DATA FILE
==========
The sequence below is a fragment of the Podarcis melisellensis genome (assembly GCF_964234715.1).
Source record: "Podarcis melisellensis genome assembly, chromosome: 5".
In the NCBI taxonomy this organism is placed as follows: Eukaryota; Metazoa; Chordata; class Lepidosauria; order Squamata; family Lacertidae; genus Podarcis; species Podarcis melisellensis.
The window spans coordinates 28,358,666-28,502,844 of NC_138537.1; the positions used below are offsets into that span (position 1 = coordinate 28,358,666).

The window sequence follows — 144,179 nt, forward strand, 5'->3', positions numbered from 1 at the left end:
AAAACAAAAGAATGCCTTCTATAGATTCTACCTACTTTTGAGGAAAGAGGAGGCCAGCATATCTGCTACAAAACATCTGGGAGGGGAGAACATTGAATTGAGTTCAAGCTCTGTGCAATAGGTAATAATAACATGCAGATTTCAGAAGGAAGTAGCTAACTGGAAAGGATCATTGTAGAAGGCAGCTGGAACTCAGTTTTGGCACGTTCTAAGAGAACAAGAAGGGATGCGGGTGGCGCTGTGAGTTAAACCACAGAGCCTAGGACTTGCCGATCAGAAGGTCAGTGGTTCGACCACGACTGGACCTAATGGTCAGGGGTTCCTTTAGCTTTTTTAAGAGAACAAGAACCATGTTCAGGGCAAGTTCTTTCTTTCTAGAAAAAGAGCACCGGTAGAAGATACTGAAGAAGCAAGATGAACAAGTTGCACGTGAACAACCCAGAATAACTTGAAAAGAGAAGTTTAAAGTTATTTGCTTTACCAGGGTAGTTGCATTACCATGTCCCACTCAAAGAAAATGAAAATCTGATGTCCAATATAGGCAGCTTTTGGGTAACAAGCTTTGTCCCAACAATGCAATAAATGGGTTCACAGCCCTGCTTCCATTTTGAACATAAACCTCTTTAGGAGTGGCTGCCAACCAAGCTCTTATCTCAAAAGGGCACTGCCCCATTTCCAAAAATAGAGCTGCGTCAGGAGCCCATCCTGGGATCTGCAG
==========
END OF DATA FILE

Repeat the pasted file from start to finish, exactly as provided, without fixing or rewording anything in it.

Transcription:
The sequence below is a fragment of the Podarcis melisellensis genome (assembly GCF_964234715.1).
Source record: "Podarcis melisellensis genome assembly, chromosome: 5".
In the NCBI taxonomy this organism is placed as follows: Eukaryota; Metazoa; Chordata; class Lepidosauria; order Squamata; family Lacertidae; genus Podarcis; species Podarcis melisellensis.
The window spans coordinates 28,358,666-28,502,844 of NC_138537.1; the positions used below are offsets into that span (position 1 = coordinate 28,358,666).

The window sequence follows — 144,179 nt, forward strand, 5'->3', positions numbered from 1 at the left end:
AAAACAAAAGAATGCCTTCTATAGATTCTACCTACTTTTGAGGAAAGAGGAGGCCAGCATATCTGCTACAAAACATCTGGGAGGGGAGAACATTGAATTGAGTTCAAGCTCTGTGCAATAGGTAATAATAACATGCAGATTTCAGAAGGAAGTAGCTAACTGGAAAGGATCATTGTAGAAGGCAGCTGGAACTCAGTTTTGGCACGTTCTAAGAGAACAAGAAGGGATGCGGGTGGCGCTGTGAGTTAAACCACAGAGCCTAGGACTTGCCGATCAGAAGGTCAGTGGTTCGACCACGACTGGACCTAATGGTCAGGGGTTCCTTTAGCTTTTTTAAGAGAACAAGAACCATGTTCAGGGCAAGTTCTTTCTTTCTAGAAAAAGAGCACCGGTAGAAGATACTGAAGAAGCAAGATGAACAAGTTGCACGTGAACAACCCAGAATAACTTGAAAAGAGAAGTTTAAAGTTATTTGCTTTACCAGGGTAGTTGCATTACCATGTCCCACTCAAAGAAAATGAAAATCTGATGTCCAATATAGGCAGCTTTTGGGTAACAAGCTTTGTCCCAACAATGCAATAAATGGGTTCACAGCCCTGCTTCCATTTTGAACATAAACCTCTTTAGGAGTGGCTGCCAACCAAGCTCTTATCTCAAAAGGGCACTGCCCCATTTCCAAAAATAGAGCTGCGTCAGGAGCCCATCCTGGGATCTGCAG